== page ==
Specialist mental health support and pay rise needed, says UNISON 

Christina McAnea says high vacancy rates have increased impact of Covid

Responding to research ​published today (Thursday) by the COVID Trauma Response Working Group showing high rates of mental health disorders among health and care workers during the first lockdown last year, UNISON general secretary Christina McAnea said:

“Covid has inflicted deep mental scars on NHS and care staff. They’ve paid an unimaginable price for caring for the nation throughout this pandemic.

“High vacancy rates in health and social care have made the situation worse. Staff have been worked to the bone because of unfilled jobs. This threatens the ability of the NHS and social care to look after people properly.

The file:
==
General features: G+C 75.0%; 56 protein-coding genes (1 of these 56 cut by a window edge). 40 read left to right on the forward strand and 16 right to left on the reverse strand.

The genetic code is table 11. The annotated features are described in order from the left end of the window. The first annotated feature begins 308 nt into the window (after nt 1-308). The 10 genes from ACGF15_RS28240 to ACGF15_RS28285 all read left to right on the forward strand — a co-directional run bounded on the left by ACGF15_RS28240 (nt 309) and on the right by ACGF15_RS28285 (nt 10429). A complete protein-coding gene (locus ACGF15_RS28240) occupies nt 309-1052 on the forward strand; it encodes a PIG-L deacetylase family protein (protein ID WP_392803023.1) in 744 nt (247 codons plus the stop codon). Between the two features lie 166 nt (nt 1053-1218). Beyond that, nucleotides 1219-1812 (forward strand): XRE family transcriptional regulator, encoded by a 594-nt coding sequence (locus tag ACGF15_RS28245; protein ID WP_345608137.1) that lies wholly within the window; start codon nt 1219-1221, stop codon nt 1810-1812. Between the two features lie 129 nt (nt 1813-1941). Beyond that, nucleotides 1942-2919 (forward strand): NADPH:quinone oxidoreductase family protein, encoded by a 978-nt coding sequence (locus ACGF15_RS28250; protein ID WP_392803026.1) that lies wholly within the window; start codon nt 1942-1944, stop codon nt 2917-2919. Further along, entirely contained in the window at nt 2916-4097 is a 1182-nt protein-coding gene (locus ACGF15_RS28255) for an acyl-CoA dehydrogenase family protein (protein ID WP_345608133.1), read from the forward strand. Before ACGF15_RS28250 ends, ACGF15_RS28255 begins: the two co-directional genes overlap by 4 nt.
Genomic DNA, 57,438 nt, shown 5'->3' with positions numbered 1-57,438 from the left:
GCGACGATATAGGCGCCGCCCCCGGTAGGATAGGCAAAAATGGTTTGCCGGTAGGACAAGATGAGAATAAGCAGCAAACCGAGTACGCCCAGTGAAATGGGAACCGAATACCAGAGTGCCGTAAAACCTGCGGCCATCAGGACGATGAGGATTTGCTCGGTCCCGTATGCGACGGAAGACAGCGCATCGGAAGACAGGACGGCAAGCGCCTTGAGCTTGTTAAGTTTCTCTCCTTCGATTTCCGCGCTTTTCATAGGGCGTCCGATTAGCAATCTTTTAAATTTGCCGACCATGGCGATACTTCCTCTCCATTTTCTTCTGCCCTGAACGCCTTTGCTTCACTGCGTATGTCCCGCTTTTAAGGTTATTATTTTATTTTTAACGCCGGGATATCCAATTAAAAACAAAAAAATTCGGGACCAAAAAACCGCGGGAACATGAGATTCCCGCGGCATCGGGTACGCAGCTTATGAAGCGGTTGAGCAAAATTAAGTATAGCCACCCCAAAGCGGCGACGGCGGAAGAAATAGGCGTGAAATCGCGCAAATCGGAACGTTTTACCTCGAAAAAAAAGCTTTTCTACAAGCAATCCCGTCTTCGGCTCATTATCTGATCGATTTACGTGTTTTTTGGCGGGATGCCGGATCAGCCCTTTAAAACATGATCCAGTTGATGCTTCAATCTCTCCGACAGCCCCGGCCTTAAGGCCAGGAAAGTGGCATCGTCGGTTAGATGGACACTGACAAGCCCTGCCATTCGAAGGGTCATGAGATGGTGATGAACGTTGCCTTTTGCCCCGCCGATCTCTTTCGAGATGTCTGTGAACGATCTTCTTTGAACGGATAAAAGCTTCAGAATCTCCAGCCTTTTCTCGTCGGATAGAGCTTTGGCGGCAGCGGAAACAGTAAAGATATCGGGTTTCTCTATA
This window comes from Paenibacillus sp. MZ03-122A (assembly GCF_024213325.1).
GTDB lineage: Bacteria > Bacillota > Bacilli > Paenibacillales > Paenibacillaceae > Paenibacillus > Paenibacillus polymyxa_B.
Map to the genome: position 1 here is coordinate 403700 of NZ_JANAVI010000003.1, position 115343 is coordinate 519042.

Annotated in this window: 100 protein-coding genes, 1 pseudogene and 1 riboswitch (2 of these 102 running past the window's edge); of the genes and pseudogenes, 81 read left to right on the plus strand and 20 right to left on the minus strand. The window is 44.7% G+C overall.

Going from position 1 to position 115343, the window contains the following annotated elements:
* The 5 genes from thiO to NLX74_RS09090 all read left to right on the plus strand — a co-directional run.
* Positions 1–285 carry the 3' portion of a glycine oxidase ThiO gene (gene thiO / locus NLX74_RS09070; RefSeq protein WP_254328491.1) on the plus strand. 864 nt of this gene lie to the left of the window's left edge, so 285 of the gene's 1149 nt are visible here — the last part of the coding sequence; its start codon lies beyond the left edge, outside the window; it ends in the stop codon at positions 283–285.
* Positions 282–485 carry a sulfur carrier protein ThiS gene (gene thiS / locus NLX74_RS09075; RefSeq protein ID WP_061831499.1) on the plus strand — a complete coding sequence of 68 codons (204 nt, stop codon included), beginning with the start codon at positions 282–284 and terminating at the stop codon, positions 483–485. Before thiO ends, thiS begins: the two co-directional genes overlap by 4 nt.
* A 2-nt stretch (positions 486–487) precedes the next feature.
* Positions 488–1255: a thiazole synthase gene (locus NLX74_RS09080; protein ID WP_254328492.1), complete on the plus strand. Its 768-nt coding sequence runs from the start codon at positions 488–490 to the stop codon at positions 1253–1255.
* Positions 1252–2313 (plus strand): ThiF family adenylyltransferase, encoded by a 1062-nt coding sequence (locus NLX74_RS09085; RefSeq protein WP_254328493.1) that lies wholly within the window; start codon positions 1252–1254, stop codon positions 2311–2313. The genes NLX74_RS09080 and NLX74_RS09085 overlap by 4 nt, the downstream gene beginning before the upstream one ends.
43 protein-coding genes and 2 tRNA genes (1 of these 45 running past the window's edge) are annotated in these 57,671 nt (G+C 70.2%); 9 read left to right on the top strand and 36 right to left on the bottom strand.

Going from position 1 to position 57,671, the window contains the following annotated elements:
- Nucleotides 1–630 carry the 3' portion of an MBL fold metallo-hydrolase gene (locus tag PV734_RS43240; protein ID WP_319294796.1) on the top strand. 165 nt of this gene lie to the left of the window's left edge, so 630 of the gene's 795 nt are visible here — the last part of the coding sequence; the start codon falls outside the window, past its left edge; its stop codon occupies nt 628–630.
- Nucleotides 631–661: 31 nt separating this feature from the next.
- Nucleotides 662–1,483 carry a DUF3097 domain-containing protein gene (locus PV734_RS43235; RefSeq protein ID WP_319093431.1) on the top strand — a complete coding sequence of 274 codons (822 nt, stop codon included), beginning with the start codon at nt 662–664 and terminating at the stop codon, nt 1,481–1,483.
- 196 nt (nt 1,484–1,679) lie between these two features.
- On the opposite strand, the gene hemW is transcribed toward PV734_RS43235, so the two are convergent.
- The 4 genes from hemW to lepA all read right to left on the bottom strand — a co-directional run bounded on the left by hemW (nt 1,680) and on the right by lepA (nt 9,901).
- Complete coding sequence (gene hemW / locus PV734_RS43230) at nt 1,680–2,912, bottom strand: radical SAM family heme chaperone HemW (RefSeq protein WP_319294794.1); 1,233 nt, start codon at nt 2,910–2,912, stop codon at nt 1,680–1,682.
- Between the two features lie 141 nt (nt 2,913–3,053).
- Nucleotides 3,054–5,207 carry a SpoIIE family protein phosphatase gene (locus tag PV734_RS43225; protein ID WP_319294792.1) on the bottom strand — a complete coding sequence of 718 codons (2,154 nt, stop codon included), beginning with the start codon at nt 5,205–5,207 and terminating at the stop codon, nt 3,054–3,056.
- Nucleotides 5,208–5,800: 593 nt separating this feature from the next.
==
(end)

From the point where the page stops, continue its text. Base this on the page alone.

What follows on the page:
“The government must now help heal the damage through guaranteed access to specialist support. A decent pay increase is also essential to raise morale and recruitment.”

Notes to editors:
– On Thursday evening at 8pm, health unions are urging the public to show support for NHS staff with a slow hand clap demonstrating their displeasure at government proposals for a 1% pay rise. UNISON is calling on the government to give all NHS workers a pay rise of at least £2,000. Health workers are currently in the final year of a three-year deal. They’re due a pay rise in April.
– UNISON is the UK’s largest union, with more than 1.3 million members providing public services in education, local government, the NHS, police service and energy. They are employed in the public, voluntary and private sectors.

Media contacts:  
Liz Chinchen M: 07778 158175 E: press@unison.co.uk
Anthony Barnes M: 07834 864794 E: a.barnes@unison.co.uk